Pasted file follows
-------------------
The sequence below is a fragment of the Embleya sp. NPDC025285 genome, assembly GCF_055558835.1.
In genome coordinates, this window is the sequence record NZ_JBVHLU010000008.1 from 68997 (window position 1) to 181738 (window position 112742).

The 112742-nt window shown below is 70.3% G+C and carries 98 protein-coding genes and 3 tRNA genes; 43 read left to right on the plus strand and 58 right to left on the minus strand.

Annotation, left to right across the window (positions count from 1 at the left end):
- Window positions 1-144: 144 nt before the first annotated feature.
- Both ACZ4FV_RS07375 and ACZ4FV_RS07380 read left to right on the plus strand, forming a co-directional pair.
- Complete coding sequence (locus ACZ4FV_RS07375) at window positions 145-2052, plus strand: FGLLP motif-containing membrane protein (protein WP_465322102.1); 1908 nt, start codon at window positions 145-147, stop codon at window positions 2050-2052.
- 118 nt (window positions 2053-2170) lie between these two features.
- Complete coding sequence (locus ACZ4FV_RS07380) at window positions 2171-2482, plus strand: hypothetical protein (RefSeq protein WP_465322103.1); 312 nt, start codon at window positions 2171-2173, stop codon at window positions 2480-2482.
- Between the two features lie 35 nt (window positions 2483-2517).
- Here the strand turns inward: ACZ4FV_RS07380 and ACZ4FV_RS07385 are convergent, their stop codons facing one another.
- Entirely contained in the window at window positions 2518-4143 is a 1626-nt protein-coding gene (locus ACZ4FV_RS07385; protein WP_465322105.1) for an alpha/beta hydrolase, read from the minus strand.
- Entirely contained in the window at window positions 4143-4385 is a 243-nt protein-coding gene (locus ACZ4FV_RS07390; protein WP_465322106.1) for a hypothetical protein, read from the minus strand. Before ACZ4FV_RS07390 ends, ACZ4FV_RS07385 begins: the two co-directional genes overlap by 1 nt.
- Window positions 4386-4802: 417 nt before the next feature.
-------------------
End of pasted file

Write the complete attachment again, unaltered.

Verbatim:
The sequence below is a fragment of the Embleya sp. NPDC025285 genome, assembly GCF_055558835.1.
In genome coordinates, this window is the sequence record NZ_JBVHLU010000008.1 from 68997 (window position 1) to 181738 (window position 112742).

The 112742-nt window shown below is 70.3% G+C and carries 98 protein-coding genes and 3 tRNA genes; 43 read left to right on the plus strand and 58 right to left on the minus strand.

Annotation, left to right across the window (positions count from 1 at the left end):
- Window positions 1-144: 144 nt before the first annotated feature.
- Both ACZ4FV_RS07375 and ACZ4FV_RS07380 read left to right on the plus strand, forming a co-directional pair.
- Complete coding sequence (locus ACZ4FV_RS07375) at window positions 145-2052, plus strand: FGLLP motif-containing membrane protein (protein WP_465322102.1); 1908 nt, start codon at window positions 145-147, stop codon at window positions 2050-2052.
- 118 nt (window positions 2053-2170) lie between these two features.
- Complete coding sequence (locus ACZ4FV_RS07380) at window positions 2171-2482, plus strand: hypothetical protein (RefSeq protein WP_465322103.1); 312 nt, start codon at window positions 2171-2173, stop codon at window positions 2480-2482.
- Between the two features lie 35 nt (window positions 2483-2517).
- Here the strand turns inward: ACZ4FV_RS07380 and ACZ4FV_RS07385 are convergent, their stop codons facing one another.
- Entirely contained in the window at window positions 2518-4143 is a 1626-nt protein-coding gene (locus ACZ4FV_RS07385; protein WP_465322105.1) for an alpha/beta hydrolase, read from the minus strand.
- Entirely contained in the window at window positions 4143-4385 is a 243-nt protein-coding gene (locus ACZ4FV_RS07390; protein WP_465322106.1) for a hypothetical protein, read from the minus strand. Before ACZ4FV_RS07390 ends, ACZ4FV_RS07385 begins: the two co-directional genes overlap by 1 nt.
- Window positions 4386-4802: 417 nt before the next feature.